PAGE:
Plate Tectonics and the Gemstone Deposits: A review of role of plate tectonics in the formation of gemstone deposits
Author: Gagan Choudhary
The 'Plate Tectonics' is a theory that explains how the present day earth has formed- the evolution of continents, sub-continents and islands, which are directly related to the formation of various types of rock and hence the minerals including few gemstones. These plates form beautiful gems and also cause natural disasters like volcanoes, earthquakes and tsunamis. Here, referring gemmology, the very basics of plate tectonics and their role in the formation of gemstone deposits has been discussed.
Prof. Alfred Wegener, a German Meteorologist, suggested that somewhere around 200 – 250 million years ago all the landmasses on the earth were united as one super continent known as 'Pangea' (figure 1). This super-continent started breaking up, initiated with the separation of Laurasia (North America + Europe + Asia) in the north and Gondwana (South America + Africa + India + Antarctica + Australia) in the south, followed by further break up of Gondwana, which took place at three different stages:
180 million years ago, where South America and Africa separated from East Gondwana comprising Antarctica, Australia, India and New Zealand
135 million years ago, South America separated from African – Indian Plate and African Indian Plate from Antarctica
90- 100 million years ago, Australia and New Zealand separated from Antarctica while Madagascar and Seychelles separated from India as a result of migration of India towards Northwards away from Africa and Antarctica to collide with rest of Asia and forming the present day Himalayas, which are as young as ~10 million years.
Figure 1: Breaking up of 'Pangea' to form present day world
The breakup of Pangea resulted in a number of plates, which are associated with the present day continents and sub-continents. There are a number of plates around the globe, but the major ones are listed below and illustrated in figure 2.
North American plateSouth American plate
Minor platesPhilippine plate
Figure 2: Major plate boundaries of the world showing their positions and movement
With time each of the continents has separated to their current positions (see again, figure 1). The geometric fit of one continent as seen between South America and Africa, gives credibility to this very important theory. This is also responsible for the explanation of the major gem belts in the world. This theory puts forward the association of the rock types, mineral associations and the geological processes which are observed in various continents.
Plates – Structure and Occurrence
The plates are solid rigid bodies with varying thickness of 6- 10 miles, composed of Basalt i.e. a dark coloured rock, low in silica, containing pyroxene and olivine with feldspar. These rock-bodies rest on the semi molten mantle and hold the crust upon them, which includes continents as well as oceans. These plates are divided into several smaller units, making up the earth's crust, and hence, there is some sort of joint between the individual units (plates). This joint may also be referred to as boundary or more specifically, 'plate boundary'.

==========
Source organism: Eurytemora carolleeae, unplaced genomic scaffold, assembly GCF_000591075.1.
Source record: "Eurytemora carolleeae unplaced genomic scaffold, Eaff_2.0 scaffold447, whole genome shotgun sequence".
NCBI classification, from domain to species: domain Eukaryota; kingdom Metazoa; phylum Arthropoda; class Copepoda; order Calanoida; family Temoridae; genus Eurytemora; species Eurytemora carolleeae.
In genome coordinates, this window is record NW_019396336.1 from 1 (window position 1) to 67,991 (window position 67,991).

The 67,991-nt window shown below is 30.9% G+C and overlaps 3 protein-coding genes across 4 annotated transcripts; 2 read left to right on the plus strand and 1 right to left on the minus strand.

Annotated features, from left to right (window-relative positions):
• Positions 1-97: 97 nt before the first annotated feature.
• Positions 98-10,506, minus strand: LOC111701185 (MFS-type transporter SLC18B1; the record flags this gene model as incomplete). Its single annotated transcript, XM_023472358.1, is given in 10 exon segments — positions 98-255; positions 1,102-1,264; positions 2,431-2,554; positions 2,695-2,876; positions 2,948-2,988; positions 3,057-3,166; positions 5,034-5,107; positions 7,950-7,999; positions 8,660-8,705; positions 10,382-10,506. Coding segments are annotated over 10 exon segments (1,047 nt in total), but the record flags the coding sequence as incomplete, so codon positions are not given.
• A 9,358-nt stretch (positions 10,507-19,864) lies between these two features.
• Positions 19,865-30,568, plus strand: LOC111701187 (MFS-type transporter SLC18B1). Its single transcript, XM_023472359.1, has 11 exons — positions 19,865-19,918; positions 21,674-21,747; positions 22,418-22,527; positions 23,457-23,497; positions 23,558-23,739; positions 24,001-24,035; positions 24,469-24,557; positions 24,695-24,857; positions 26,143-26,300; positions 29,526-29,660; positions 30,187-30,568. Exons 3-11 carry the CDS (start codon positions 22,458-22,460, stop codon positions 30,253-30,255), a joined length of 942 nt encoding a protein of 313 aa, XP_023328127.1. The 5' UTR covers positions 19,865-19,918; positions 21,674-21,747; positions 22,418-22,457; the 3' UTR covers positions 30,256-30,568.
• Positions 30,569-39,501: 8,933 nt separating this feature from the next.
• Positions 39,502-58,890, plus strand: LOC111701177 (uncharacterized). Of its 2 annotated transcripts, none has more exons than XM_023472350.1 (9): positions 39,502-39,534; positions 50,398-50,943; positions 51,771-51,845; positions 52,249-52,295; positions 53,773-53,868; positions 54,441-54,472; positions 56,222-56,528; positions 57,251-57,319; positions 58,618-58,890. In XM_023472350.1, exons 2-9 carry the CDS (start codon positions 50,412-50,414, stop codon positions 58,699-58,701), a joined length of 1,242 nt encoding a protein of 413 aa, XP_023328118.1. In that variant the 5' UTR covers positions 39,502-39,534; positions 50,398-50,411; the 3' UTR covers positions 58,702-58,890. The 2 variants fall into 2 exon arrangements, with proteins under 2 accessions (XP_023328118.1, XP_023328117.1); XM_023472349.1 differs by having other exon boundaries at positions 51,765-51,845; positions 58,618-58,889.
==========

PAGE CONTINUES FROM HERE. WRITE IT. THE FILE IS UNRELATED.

Although, the plates are solid rigid bodies and are usually stable, the boundaries are volatile and unpredictable. Most of the disturbances occur along or closer to the plate boundaries which results in pushing up of hot magma to the crust that ultimately results in volcanoes and earthquakes.
The Movement of Plates
There are mainly three types of movements or motions between the plates:
1. Convergence, wherein two plates move towards each other and commonly results in the formation of mountains through folding, thrusting or thickening (figure 3).
An important process known as 'Subduction' is a common mechanism which results in formation of new minerals / rock. In subduction, a plate dips downward beneath the other, carrying the scraping of the edge of another plate or the sediments present at the trench, resulting in rise of temperature and pressure in the mantle (figure 4).
2. Divergence, wherein two plates move away from each other resulting in mid ocean ridges, rift valley or thinning
wherein two plates move sideways, crushing each other (figure 6).
What makes these plates to move?
The motion between the plates is due to an active internal mantle process, known as ‘Mantle Plume’ or ‘Hot spot’. Mantle plume is an upwelling of hot magma into the crust by way of temperature gradient within the mantle.
Plumes are considered to be the most important mode of mantle convection and the movement of plates. A single plume can produce two mechanisms together - subduction and divergence (figure 7)
Figure 7: At point A, plume is producing divergence between two plates, while the same plates are subducting at points B and C
The Effect of Plate motions on the Continents and Rock Formation
Major consequences of the movement of plates happen along the plate boundaries which shakes up the crust and results in earthquakes and volcanoes. However, it also results in melting and re-solidification of the existing rocks present along the plate boundaries.
When a plate undergoes another plate, as in case of subduction, where an oceanic plate dips down beneath the continental plate into the mantle,
When two continental plates collide, heat and pressure is generated (figure 9). This result in the melting of pre-existing rocks and re-solidification that leads to the formation of a new mineral and a rock, i.e. metamorphic origin.
The Gemstone Deposits…
Most of the gemstones are found / formed in the following types of deposit which are associated with direct solidification of magma.
Corundum + Quartz = Kyanite / Andalusite / Sillimanite
Al2O3 SiO2 = Al2SiO5
Other similar deposits are located at Brazil, Kenya, Tanzania, Austria, Pakistan, India, Russia, Vietnam and China.